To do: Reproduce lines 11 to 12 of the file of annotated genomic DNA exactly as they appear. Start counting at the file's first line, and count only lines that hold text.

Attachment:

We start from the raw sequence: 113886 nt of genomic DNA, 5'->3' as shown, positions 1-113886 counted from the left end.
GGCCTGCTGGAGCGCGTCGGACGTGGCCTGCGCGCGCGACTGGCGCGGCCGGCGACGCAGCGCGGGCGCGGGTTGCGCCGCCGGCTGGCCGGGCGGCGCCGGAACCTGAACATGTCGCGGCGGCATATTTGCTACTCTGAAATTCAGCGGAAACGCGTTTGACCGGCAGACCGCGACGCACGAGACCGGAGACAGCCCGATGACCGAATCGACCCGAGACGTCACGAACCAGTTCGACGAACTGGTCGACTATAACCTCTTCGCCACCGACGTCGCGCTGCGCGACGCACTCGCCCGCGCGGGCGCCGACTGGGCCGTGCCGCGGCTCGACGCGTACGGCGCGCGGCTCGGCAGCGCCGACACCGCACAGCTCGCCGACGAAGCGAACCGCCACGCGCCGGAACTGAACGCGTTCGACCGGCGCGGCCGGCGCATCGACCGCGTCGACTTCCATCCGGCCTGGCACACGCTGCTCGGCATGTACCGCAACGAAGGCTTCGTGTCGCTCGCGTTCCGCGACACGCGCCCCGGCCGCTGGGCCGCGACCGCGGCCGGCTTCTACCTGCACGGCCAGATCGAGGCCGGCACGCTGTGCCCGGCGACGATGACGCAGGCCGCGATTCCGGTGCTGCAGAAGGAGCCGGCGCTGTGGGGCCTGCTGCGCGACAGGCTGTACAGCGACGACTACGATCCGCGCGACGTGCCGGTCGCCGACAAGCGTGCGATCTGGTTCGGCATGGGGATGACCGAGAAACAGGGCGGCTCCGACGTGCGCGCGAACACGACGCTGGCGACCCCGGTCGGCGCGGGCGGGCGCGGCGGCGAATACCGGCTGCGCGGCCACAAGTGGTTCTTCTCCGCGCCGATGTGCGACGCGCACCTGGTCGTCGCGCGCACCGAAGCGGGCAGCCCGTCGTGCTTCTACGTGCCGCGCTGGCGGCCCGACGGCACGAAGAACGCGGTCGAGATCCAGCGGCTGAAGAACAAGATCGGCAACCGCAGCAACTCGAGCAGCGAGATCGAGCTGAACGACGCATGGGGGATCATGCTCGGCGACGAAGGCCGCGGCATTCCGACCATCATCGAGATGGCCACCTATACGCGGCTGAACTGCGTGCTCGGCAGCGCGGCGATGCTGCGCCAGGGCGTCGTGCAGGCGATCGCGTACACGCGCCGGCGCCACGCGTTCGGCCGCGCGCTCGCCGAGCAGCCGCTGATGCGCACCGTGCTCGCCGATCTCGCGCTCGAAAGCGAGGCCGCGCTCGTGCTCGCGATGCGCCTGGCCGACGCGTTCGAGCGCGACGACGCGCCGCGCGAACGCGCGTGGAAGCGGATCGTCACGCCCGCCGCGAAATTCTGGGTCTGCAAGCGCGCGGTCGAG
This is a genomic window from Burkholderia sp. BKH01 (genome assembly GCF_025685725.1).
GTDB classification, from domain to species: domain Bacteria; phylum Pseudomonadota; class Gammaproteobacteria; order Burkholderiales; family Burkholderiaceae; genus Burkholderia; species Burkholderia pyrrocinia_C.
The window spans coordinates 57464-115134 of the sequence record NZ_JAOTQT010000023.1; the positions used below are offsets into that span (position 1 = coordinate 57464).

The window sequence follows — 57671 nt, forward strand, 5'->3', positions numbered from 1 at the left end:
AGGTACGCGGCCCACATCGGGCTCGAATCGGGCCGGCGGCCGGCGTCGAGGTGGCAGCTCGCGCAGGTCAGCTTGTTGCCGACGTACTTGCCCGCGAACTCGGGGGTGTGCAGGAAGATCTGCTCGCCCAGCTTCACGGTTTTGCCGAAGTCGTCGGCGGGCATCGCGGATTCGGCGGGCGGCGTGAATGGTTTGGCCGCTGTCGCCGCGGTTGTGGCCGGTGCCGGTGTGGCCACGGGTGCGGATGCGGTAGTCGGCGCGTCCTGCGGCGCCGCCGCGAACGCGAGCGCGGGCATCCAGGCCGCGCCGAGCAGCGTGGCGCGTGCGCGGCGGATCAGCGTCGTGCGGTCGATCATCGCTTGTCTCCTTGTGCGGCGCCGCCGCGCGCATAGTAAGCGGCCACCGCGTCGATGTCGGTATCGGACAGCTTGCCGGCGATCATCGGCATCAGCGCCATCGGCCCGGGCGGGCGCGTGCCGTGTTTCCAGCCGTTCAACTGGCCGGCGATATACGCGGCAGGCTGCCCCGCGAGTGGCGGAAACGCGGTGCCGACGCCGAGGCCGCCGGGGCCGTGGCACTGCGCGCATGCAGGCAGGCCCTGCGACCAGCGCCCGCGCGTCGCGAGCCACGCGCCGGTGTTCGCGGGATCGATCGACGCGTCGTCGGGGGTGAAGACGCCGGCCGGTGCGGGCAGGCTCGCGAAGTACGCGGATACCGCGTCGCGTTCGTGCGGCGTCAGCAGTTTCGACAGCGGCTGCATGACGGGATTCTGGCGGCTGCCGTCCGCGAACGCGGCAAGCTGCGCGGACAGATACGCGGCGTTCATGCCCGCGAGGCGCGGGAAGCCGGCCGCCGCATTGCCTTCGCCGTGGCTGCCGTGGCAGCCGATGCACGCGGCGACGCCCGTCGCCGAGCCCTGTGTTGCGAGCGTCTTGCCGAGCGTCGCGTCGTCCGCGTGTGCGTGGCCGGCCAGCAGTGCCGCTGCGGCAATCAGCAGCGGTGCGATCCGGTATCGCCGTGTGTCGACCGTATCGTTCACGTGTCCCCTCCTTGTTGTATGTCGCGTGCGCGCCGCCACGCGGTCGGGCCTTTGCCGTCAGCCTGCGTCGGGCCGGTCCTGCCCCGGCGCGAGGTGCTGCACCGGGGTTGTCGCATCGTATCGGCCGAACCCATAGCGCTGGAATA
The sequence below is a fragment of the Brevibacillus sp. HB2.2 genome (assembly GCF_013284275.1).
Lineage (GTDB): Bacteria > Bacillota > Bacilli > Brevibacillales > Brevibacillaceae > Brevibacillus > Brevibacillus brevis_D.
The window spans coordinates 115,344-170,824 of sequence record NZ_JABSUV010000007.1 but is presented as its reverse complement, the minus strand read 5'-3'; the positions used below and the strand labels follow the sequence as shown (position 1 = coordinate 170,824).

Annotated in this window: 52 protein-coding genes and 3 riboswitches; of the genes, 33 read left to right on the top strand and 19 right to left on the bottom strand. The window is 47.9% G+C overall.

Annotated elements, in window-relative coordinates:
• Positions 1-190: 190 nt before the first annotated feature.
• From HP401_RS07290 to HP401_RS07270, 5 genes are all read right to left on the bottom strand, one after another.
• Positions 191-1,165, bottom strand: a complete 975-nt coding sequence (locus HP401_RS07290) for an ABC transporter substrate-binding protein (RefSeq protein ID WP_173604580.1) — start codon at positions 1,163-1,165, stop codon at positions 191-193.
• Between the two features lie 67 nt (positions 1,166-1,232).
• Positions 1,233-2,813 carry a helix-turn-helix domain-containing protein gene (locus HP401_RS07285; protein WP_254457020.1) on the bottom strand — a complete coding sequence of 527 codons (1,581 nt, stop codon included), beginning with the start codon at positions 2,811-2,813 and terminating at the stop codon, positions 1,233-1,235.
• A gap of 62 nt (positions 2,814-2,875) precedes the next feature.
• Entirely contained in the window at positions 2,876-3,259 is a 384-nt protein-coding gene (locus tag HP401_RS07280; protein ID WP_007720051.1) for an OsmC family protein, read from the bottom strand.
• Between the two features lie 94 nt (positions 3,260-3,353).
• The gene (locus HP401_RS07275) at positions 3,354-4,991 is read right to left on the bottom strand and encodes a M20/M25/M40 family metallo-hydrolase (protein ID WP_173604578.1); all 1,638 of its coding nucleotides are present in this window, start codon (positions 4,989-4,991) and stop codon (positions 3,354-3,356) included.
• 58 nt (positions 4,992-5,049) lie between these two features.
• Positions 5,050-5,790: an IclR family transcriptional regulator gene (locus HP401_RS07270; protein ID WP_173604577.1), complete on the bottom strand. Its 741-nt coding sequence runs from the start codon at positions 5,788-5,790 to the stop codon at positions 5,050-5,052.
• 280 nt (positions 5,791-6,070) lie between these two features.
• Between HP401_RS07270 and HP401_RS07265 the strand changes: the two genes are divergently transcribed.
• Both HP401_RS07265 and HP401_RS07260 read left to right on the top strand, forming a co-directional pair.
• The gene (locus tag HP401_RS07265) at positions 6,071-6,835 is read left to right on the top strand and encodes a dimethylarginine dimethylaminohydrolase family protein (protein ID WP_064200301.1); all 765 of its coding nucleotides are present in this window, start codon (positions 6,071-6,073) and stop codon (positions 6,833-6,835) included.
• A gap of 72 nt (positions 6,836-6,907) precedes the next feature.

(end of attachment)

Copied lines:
Annotated in this window: 52 protein-coding genes and 3 riboswitches; of the genes, 33 read left to right on the top strand and 19 right to left on the bottom strand. The window is 47.9% G+C overall.

Annotated elements, in window-relative coordinates: